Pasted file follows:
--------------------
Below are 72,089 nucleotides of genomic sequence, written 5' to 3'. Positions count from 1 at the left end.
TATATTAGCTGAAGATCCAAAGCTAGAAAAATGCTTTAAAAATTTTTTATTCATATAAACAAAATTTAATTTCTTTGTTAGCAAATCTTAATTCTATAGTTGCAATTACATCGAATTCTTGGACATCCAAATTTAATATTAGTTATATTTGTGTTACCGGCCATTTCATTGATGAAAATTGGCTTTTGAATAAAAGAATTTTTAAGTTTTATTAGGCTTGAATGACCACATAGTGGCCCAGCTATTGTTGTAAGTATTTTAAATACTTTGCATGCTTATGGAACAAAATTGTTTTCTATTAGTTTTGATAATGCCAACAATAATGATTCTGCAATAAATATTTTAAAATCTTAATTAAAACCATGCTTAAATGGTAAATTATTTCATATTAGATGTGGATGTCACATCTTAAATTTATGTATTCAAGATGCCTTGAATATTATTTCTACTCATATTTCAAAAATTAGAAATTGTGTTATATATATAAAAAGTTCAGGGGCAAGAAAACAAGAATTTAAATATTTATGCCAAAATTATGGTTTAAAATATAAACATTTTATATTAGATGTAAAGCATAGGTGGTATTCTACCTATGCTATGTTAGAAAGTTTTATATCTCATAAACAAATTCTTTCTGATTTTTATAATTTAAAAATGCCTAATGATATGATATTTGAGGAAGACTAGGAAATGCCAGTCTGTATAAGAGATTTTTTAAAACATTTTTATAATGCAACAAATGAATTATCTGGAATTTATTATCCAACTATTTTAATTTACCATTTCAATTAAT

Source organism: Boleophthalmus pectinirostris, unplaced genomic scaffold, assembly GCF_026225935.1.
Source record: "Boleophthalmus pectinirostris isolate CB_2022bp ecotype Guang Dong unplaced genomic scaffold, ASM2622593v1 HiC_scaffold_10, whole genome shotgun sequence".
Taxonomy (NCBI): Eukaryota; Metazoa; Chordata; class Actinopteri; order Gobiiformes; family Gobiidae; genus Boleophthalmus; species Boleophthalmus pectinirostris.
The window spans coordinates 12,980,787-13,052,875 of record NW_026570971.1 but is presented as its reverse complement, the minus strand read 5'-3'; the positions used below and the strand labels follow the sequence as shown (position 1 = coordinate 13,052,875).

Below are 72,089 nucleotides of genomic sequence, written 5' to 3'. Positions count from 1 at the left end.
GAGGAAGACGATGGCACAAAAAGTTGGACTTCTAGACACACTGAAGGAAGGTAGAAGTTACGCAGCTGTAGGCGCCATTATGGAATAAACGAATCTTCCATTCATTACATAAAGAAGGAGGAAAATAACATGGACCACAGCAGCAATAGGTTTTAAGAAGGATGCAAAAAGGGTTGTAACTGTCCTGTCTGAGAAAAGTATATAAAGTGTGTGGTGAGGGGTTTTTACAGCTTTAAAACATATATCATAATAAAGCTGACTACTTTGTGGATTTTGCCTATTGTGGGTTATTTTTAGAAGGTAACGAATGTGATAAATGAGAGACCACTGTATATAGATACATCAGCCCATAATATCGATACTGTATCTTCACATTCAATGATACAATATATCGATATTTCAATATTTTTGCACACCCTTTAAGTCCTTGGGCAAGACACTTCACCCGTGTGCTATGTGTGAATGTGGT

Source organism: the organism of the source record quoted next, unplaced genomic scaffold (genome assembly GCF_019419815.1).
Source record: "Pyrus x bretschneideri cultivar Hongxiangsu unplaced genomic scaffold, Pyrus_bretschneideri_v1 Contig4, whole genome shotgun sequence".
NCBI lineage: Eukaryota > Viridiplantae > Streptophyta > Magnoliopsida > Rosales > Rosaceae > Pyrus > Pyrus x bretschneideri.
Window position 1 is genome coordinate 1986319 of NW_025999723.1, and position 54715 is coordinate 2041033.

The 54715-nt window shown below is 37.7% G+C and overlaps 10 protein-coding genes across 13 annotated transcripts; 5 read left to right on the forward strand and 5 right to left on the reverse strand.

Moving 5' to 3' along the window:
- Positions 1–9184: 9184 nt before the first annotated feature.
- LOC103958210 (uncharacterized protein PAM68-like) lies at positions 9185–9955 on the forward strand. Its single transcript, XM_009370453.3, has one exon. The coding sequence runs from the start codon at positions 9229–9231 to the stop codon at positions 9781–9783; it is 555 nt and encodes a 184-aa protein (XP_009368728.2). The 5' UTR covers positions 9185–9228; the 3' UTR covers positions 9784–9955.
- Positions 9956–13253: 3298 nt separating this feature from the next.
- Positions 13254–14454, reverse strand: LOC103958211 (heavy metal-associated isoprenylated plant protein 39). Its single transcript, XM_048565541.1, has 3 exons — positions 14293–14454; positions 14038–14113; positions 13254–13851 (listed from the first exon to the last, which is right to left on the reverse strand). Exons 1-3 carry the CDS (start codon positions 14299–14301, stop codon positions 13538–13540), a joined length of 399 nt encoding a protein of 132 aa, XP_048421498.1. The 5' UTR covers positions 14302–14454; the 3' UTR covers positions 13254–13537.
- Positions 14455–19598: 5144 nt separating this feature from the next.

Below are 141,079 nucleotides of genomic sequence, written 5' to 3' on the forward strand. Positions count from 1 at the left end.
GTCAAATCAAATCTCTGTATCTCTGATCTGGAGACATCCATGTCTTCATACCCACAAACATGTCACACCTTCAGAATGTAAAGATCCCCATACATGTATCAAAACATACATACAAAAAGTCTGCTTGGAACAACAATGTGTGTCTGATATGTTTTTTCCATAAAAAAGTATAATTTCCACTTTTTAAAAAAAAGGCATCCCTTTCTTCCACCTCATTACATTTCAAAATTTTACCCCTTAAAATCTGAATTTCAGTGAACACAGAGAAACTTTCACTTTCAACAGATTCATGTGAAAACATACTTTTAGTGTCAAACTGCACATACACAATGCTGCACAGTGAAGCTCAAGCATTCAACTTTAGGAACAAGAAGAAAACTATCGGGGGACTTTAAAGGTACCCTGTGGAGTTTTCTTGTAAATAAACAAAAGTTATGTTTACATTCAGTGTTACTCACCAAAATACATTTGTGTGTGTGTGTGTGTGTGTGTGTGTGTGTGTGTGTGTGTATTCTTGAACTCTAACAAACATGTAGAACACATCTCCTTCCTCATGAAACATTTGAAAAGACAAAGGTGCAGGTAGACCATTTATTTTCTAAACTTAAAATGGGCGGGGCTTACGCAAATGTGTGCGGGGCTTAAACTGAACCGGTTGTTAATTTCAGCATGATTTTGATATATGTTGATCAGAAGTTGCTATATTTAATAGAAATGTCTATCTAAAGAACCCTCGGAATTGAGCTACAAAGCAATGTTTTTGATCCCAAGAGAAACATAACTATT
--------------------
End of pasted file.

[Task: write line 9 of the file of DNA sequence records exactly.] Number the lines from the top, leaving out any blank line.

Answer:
Source organism: the organism of the source record quoted next, unplaced genomic scaffold (genome assembly GCF_019419815.1).